“In the movie industry, we wait for the next job and once a job comes in we live for a while and then take another job,” he said. “But in fine art, I am the one who has to make a move to make something happen. That’s a great realization about the whole concept of life: Okay, it’s not easy, but it’s very important to have control over what happens next. I think the quality of my life is better — maybe not financially, but mentally.”
When it comes to Looper; Tsuji is his own harshest critic; Darkest Hour director Joe Wright was blown away. “I thought that was astonishing,” he said. “Because it wasn’t showy, and it hit that sweet spot of being totally believable and yet fulfilling the quite dramatic narrative requirement. It made me think he was definitely the man for the job.”
In prepping for Darkest Hour, using heavy prosthetics on Oldman was always the plan. As the actor put it: “I didn’t want to gain 60 pounds and mess with my heart and my liver.” Makeup was always going to be “the roadblock,” he said. “If you see it done badly, then you are always aware of it. I didn’t want to look ridiculous — a man in a rubber face.” Oldman knew Tsuji through their mutual friend Juliet Landau, and had always loved his work. “He’s a real artist. It needed that, because we’re asking someone to believe that I’m Winston Churchill.” Coincidentally, Tsuji’s workshop was close to Oldman’s house. “It was great, because it wasn’t, you know, ‘He’s great, but he lives in Finland.’ He was actually 25 minutes away.”
After Oldman convinced Tsuji to come out of retirement, the three men began six months of makeup testing. “There were a number of iterations,” Wright said. “The first iteration, I asked for three versions: most, least, and somewhere in the middle. The first version we saw was the ‘most,’ and although it looked even more like Churchill, one could certainly feel the prosthetics. More importantly, one had lost all accessibility to Gary and his performance. And that was really the challenge for me. I trusted Kazu, that he was going to make the thing look utterly believable, but I had to make that leap of faith.”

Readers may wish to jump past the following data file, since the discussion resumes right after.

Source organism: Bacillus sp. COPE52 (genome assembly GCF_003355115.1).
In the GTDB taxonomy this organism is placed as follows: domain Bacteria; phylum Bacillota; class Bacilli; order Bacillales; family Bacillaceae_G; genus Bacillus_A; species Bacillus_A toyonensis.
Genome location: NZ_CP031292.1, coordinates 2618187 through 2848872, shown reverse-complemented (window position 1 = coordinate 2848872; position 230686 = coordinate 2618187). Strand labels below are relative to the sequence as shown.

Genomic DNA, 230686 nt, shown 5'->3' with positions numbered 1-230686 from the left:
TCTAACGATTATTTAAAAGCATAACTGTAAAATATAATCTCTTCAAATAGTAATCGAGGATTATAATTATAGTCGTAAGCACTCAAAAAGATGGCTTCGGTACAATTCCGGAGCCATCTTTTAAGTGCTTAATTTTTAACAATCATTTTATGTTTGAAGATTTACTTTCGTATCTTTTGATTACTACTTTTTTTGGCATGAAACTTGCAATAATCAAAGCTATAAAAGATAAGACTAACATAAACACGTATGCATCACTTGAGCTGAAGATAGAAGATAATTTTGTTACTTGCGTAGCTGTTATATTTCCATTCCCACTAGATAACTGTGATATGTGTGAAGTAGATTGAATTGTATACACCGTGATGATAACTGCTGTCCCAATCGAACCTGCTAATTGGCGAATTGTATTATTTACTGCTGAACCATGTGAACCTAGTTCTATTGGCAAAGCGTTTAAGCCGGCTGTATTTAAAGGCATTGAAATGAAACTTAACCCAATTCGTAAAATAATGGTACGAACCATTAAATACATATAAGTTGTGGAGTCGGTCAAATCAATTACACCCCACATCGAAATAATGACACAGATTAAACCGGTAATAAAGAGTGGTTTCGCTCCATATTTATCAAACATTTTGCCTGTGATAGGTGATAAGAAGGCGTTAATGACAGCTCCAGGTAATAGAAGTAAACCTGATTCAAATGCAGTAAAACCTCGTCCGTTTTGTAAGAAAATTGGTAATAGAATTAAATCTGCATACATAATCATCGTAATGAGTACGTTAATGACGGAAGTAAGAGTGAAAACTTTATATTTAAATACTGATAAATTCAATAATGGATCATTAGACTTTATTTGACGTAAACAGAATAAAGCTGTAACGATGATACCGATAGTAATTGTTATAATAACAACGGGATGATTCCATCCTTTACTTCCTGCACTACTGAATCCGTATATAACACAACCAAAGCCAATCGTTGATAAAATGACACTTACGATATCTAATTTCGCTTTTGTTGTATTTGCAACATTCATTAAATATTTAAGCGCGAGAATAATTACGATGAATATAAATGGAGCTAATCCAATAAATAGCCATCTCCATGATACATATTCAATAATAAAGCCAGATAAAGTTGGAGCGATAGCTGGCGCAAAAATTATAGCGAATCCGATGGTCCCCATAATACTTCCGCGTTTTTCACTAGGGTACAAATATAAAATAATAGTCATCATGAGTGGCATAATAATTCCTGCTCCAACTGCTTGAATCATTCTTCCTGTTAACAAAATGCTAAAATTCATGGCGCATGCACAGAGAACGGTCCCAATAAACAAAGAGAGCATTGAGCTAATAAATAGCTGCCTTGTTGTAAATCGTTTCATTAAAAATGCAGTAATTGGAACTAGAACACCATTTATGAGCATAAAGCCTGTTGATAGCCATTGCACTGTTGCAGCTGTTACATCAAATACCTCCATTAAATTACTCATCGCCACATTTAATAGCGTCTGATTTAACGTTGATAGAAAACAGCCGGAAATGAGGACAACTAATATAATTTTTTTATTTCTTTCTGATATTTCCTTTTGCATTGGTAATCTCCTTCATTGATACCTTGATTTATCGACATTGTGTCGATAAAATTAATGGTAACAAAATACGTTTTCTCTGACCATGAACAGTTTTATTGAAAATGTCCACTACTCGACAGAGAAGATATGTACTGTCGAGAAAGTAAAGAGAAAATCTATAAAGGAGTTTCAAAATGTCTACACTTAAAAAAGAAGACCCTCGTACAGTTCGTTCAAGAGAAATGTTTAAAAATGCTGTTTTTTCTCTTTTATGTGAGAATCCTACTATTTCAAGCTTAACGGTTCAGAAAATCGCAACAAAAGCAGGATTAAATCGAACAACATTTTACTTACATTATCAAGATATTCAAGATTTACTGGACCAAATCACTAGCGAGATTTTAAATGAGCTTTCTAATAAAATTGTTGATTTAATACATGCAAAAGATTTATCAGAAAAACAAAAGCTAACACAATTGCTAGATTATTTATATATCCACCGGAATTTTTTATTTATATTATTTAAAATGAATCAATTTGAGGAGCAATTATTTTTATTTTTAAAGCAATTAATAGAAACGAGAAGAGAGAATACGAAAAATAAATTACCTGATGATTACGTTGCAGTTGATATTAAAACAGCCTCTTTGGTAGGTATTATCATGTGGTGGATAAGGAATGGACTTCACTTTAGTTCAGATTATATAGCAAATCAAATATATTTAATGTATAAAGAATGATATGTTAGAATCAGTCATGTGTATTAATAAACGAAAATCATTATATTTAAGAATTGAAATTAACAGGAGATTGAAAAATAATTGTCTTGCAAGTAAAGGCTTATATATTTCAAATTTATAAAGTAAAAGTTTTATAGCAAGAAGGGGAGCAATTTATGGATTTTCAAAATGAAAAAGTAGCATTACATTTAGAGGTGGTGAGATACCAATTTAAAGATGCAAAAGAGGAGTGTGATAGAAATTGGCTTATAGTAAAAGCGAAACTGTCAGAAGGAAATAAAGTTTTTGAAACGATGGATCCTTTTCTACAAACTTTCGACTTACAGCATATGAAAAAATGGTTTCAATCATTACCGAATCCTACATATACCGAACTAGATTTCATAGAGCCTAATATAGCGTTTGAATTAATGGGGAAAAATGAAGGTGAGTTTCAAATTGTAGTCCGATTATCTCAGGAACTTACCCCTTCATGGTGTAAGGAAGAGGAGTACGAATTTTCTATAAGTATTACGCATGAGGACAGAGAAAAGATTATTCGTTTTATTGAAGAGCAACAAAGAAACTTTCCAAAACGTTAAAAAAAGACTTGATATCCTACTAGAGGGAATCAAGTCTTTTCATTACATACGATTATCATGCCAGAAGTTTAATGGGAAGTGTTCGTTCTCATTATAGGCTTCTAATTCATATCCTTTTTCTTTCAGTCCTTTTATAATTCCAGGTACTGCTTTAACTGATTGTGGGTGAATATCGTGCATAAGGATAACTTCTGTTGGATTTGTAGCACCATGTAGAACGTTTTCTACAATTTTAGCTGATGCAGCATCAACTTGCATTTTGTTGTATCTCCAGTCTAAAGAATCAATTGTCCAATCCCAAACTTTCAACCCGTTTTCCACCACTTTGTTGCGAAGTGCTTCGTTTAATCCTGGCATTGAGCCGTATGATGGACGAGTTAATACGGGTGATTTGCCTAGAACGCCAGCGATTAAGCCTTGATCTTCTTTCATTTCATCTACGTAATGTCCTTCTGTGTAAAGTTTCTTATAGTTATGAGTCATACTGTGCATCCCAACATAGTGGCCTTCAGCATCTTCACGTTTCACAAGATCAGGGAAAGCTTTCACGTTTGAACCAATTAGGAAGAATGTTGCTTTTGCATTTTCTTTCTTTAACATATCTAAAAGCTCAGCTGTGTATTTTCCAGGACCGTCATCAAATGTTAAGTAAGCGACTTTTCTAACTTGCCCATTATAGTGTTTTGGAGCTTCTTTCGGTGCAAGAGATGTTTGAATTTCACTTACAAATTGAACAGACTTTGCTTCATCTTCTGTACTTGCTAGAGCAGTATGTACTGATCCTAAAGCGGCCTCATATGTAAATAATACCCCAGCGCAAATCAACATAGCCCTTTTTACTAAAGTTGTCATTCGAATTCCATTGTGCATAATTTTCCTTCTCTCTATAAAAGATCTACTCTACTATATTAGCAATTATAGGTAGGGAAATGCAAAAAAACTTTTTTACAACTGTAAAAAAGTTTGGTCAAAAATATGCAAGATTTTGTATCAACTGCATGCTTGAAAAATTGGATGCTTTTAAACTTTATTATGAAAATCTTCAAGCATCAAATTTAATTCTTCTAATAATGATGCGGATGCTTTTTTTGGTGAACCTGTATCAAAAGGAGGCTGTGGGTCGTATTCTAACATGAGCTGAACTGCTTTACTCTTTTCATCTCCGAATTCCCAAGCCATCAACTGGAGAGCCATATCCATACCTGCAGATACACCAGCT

Tsuji soon learned not to do too much. “Because Gary is at an age where the skin is so flexible, when we put something on, it doesn’t move as good as his,” he said. “Every time we have fake skin on the actor’s skin, the movement will be diffused. Gary’s such a great actor. He has a lot of subtle expressions — a little twitching of the eyes or a slight expression on the forehead. I didn’t want to kill those.”
And changes somewhere in the face could lead to problems elsewhere. Take the difference in the two men’s head shapes. If Tsuji made Oldman’s face wider and rounder to mimic Churchill’s infantile proportions, that would also make his eyes look even smaller and closer together. “It’s like walking the wrong way,” he said.